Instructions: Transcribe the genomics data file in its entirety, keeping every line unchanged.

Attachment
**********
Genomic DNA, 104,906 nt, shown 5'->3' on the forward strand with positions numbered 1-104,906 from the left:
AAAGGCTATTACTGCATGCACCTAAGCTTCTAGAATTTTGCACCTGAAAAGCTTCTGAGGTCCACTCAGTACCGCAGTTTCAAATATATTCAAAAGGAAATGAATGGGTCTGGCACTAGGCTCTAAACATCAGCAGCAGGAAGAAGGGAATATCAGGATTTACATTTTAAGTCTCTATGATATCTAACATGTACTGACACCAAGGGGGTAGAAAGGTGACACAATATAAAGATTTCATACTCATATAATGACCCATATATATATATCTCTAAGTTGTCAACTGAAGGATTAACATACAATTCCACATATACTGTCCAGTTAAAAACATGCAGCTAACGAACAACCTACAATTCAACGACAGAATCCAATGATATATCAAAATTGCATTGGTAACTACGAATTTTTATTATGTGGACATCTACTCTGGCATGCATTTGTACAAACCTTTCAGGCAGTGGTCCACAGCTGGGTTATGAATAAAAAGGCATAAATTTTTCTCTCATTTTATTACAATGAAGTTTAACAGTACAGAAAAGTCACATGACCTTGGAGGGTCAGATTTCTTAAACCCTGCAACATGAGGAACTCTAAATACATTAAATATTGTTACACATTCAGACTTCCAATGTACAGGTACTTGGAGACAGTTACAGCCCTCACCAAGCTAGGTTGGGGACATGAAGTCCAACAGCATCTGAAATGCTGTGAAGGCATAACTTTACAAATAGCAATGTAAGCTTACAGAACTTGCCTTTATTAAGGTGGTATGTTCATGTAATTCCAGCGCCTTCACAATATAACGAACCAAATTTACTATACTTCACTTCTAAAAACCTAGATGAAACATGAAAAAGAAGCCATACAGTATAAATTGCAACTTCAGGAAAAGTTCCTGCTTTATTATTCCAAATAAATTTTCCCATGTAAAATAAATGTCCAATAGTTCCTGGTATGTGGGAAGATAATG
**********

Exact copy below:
Genomic DNA, 104,906 nt, shown 5'->3' on the forward strand with positions numbered 1-104,906 from the left:
AAAGGCTATTACTGCATGCACCTAAGCTTCTAGAATTTTGCACCTGAAAAGCTTCTGAGGTCCACTCAGTACCGCAGTTTCAAATATATTCAAAAGGAAATGAATGGGTCTGGCACTAGGCTCTAAACATCAGCAGCAGGAAGAAGGGAATATCAGGATTTACATTTTAAGTCTCTATGATATCTAACATGTACTGACACCAAGGGGGTAGAAAGGTGACACAATATAAAGATTTCATACTCATATAATGACCCATATATATATATCTCTAAGTTGTCAACTGAAGGATTAACATACAATTCCACATATACTGTCCAGTTAAAAACATGCAGCTAACGAACAACCTACAATTCAACGACAGAATCCAATGATATATCAAAATTGCATTGGTAACTACGAATTTTTATTATGTGGACATCTACTCTGGCATGCATTTGTACAAACCTTTCAGGCAGTGGTCCACAGCTGGGTTATGAATAAAAAGGCATAAATTTTTCTCTCATTTTATTACAATGAAGTTTAACAGTACAGAAAAGTCACATGACCTTGGAGGGTCAGATTTCTTAAACCCTGCAACATGAGGAACTCTAAATACATTAAATATTGTTACACATTCAGACTTCCAATGTACAGGTACTTGGAGACAGTTACAGCCCTCACCAAGCTAGGTTGGGGACATGAAGTCCAACAGCATCTGAAATGCTGTGAAGGCATAACTTTACAAATAGCAATGTAAGCTTACAGAACTTGCCTTTATTAAGGTGGTATGTTCATGTAATTCCAGCGCCTTCACAATATAACGAACCAAATTTACTATACTTCACTTCTAAAAACCTAGATGAAACATGAAAAAGAAGCCATACAGTATAAATTGCAACTTCAGGAAAAGTTCCTGCTTTATTATTCCAAATAAATTTTCCCATGTAAAATAAATGTCCAATAGTTCCTGGTATGTGGGAAGATAATG